Crazy Suspense Editing.

In the final battle Invaders from Mars uses a ‘deadline’ tension device to raise the excitement level. The soldiers find that their escape exit is delayed, and have only a couple of minutes to dig their way out before their own demolition charges go off. A huge close-up of the time-delay readout of the bomb is intercut with fleeing soldiers and the surface of the Sand Pit as the saucer attempts to take off. In the service of suspense, film editors usually cheat these kinds of sequences a little, stretching the material to last longer than it should, to distend time. A good comparison is the time-stretched atom bomb countdown at Fort Knox in the 007 thriller Goldfinger. Here in Invaders the bomb’s second-hand defies all logic, passing the same markers on its dial again and again. Also repeated is the saucer’s initial emergence from the Sand Pit. Surely nobody expected anyone over the age of six to accept this sequence at face value. It’s of course a subjective effect, as in a dream. We also recognize the effect in tense situations. In a car accident, time can seem to expand or contract depending on how we are affected by what is happening.

If a filmmaker shoots twenty minutes of film stock, and makes a ten-minute movie out of it, the movie is said to have a 2 to 1 shooting ratio. The joke to Invaders is that the completed film has so many repeated shots, its shooting ratio is 1 to 2 !

A Bizarre Montage like No Other.

At a certain point in the action finale this classic alien invasion movie goes Wholly Radical. For some it becomes an editorial tour-de-force, and for others a cinematic joke. The simultaneous actions of ticking bomb, escaping saucer and fleeing troops overlap to a point at which rational time progression ceases altogether. It’s as if Einstein or Stephen Hawking had zapped the movie camera. The detonator will never hit the Zero mark. David will never reach the bottom of the hill and the saucer will never break free of the Sand Pit. We’re stuck in the grammatical Present Progressive.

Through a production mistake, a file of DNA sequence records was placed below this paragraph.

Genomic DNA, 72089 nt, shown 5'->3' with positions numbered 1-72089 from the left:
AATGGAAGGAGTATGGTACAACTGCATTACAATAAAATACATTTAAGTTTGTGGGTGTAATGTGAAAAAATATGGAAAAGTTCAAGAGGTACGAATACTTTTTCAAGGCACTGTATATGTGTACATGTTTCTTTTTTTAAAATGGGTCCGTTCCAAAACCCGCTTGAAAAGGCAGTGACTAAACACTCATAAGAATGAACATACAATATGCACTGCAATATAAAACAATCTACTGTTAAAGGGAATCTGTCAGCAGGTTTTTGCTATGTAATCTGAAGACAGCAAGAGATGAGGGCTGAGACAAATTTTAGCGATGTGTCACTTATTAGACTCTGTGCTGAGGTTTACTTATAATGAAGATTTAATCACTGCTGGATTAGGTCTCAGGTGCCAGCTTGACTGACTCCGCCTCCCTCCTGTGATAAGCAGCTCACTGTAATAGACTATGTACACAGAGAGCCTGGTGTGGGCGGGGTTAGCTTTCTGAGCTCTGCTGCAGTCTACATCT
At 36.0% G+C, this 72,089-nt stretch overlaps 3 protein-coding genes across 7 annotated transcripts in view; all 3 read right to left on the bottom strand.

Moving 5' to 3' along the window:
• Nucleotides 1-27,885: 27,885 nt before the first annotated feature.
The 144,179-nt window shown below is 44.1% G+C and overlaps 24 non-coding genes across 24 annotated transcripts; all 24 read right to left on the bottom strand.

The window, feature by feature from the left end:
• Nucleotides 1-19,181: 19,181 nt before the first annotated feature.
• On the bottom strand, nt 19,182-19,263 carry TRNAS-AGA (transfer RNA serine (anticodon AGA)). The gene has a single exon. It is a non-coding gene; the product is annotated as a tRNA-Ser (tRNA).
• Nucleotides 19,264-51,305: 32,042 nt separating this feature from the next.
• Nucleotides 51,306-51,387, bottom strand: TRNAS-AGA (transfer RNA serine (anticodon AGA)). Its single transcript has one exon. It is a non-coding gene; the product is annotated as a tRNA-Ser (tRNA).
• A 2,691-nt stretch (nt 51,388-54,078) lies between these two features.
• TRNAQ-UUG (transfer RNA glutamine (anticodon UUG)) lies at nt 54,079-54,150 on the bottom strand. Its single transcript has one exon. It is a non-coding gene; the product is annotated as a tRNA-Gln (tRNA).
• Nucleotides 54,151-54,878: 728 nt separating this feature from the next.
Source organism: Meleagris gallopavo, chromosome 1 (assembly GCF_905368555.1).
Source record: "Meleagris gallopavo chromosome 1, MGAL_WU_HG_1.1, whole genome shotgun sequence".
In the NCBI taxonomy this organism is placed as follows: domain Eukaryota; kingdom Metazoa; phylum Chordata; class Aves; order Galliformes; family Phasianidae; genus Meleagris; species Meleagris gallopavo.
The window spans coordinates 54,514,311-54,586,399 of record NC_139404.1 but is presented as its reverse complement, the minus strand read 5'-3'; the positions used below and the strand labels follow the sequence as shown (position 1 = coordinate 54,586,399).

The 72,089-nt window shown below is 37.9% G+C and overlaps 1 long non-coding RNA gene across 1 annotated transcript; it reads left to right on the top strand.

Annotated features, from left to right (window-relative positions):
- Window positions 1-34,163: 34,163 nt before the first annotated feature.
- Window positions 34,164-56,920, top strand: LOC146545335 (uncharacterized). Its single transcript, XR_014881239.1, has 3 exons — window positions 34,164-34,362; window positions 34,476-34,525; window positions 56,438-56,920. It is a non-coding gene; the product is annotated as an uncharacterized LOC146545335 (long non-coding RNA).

David runs for his life in an unending close-up as a prolonged optical montage begins, transforming the film’s cutting rhythm and tone. Striking images and violent action from earlier scenes are recapitulated, superimposed over David’s running face. All are intercut with that same repeated shell blast. The music downshifts out of its martial frenzy into a previously unheard ethereal theme, not unlike the final movement of Holst’s The Planets.

Just as we begin to accept that David’s running is locked into a non-progressing limbo, a new series of superimposed images begins, now playing in reverse. The scenes chosen this time are non-violent but eerily disturbing. David leaps from the embrace of his parents. The zombie Chief Barrows puts on his hat. These odd visions eventually dissolve into a star-scape of planets receding, retreating away. A whole Philip K. Dickian universe is receding from us, going to sleep.